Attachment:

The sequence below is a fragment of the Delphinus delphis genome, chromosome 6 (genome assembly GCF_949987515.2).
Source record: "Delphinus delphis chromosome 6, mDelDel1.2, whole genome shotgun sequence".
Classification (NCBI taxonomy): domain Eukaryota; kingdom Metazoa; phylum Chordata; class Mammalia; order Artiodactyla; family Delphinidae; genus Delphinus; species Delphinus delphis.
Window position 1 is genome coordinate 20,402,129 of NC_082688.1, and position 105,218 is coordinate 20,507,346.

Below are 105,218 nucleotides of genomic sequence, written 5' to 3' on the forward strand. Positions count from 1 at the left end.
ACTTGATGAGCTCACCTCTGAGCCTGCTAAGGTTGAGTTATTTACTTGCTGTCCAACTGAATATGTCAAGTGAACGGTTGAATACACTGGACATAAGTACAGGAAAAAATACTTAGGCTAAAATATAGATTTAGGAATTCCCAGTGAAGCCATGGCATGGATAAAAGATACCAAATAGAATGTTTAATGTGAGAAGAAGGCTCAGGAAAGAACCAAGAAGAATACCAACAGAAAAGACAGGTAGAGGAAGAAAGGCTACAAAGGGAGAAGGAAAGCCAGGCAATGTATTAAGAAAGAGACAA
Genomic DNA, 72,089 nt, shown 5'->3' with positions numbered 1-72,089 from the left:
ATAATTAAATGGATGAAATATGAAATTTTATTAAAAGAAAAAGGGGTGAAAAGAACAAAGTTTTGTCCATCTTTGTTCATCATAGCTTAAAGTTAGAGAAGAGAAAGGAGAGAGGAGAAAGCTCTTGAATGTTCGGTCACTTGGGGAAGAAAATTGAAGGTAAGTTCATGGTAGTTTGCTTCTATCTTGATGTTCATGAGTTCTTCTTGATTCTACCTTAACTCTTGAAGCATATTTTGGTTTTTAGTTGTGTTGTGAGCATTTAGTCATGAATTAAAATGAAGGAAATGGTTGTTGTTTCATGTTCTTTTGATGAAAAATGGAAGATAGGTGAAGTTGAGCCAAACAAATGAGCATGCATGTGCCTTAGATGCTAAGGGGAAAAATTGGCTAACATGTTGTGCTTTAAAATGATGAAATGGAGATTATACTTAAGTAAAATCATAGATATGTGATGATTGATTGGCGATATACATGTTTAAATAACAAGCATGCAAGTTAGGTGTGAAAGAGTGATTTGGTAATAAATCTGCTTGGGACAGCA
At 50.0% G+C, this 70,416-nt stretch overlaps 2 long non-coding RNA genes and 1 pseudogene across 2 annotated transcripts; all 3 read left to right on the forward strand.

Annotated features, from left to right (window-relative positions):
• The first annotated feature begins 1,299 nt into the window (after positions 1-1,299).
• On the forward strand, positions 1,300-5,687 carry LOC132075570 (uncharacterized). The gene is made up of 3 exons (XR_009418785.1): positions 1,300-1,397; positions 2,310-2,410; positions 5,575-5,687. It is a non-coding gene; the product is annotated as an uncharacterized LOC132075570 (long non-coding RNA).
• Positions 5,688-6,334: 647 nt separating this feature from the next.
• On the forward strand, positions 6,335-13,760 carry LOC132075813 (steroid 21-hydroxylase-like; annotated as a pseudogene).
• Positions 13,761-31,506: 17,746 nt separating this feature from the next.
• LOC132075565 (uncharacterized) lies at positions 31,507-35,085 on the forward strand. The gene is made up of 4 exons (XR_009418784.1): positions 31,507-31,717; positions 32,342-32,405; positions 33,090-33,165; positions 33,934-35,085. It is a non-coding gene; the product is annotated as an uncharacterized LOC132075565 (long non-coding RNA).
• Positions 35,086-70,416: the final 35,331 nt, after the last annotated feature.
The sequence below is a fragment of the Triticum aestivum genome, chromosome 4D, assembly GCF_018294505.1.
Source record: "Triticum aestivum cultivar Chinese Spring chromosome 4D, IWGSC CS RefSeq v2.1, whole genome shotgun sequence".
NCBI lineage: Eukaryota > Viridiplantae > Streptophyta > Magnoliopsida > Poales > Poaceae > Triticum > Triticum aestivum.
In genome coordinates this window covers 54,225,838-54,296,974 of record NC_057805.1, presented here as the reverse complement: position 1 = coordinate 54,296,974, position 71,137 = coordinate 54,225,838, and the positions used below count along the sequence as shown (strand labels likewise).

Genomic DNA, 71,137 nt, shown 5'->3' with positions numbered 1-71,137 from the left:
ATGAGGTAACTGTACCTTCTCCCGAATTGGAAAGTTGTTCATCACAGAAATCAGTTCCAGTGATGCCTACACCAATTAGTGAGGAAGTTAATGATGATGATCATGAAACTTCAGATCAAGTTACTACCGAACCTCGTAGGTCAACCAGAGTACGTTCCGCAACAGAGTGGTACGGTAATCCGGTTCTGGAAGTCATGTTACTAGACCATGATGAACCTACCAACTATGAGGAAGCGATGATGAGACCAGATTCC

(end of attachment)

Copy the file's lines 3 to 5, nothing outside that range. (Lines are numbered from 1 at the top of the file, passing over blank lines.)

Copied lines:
Classification (NCBI taxonomy): domain Eukaryota; kingdom Metazoa; phylum Chordata; class Mammalia; order Artiodactyla; family Delphinidae; genus Delphinus; species Delphinus delphis.
Window position 1 is genome coordinate 20,402,129 of NC_082688.1, and position 105,218 is coordinate 20,507,346.

Below are 105,218 nucleotides of genomic sequence, written 5' to 3' on the forward strand. Positions count from 1 at the left end.